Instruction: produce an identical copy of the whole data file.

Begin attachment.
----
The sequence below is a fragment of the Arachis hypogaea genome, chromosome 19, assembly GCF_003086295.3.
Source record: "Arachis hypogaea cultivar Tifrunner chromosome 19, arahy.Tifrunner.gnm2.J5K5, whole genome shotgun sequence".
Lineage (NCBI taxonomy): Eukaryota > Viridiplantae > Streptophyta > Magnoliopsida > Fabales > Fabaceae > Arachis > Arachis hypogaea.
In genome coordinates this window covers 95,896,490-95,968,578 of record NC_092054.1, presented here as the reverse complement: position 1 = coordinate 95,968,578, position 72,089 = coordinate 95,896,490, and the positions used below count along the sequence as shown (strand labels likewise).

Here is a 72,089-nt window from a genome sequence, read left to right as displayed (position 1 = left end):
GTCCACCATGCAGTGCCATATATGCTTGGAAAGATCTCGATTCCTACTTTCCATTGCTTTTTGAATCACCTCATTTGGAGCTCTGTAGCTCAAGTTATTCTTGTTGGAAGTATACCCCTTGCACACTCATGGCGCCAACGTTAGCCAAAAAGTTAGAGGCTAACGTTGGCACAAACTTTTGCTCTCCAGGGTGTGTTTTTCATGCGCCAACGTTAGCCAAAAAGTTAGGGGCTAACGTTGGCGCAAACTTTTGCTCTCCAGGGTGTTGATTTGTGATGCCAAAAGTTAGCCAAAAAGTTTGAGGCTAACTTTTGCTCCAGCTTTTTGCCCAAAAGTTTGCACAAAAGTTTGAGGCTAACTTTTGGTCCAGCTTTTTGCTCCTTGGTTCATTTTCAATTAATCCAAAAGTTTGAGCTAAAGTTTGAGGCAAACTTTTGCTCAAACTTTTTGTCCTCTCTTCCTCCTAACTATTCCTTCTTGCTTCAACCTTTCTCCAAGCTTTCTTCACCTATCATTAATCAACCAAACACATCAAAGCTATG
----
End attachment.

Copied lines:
The sequence below is a fragment of the Arachis hypogaea genome, chromosome 19, assembly GCF_003086295.3.
Source record: "Arachis hypogaea cultivar Tifrunner chromosome 19, arahy.Tifrunner.gnm2.J5K5, whole genome shotgun sequence".
Lineage (NCBI taxonomy): Eukaryota > Viridiplantae > Streptophyta > Magnoliopsida > Fabales > Fabaceae > Arachis > Arachis hypogaea.
In genome coordinates this window covers 95,896,490-95,968,578 of record NC_092054.1, presented here as the reverse complement: position 1 = coordinate 95,968,578, position 72,089 = coordinate 95,896,490, and the positions used below count along the sequence as shown (strand labels likewise).

Here is a 72,089-nt window from a genome sequence, read left to right as displayed (position 1 = left end):
GTCCACCATGCAGTGCCATATATGCTTGGAAAGATCTCGATTCCTACTTTCCATTGCTTTTTGAATCACCTCATTTGGAGCTCTGTAGCTCAAGTTATTCTTGTTGGAAGTATACCCCTTGCACACTCATGGCGCCAACGTTAGCCAAAAAGTTAGAGGCTAACGTTGGCACAAACTTTTGCTCTCCAGGGTGTGTTTTTCATGCGCCAACGTTAGCCAAAAAGTTAGGGGCTAACGTTGGCGCAAACTTTTGCTCTCCAGGGTGTTGATTTGTGATGCCAAAAGTTAGCCAAAAAGTTTGAGGCTAACTTTTGCTCCAGCTTTTTGCCCAAAAGTTTGCACAAAAGTTTGAGGCTAACTTTTGGTCCAGCTTTTTGCTCCTTGGTTCATTTTCAATTAATCCAAAAGTTTGAGCTAAAGTTTGAGGCAAACTTTTGCTCAAACTTTTTGTCCTCTCTTCCTCCTAACTATTCCTTCTTGCTTCAACCTTTCTCCAAGCTTTCTTCACCTATCATTAATCAACCAAACACATCAAAGCTATG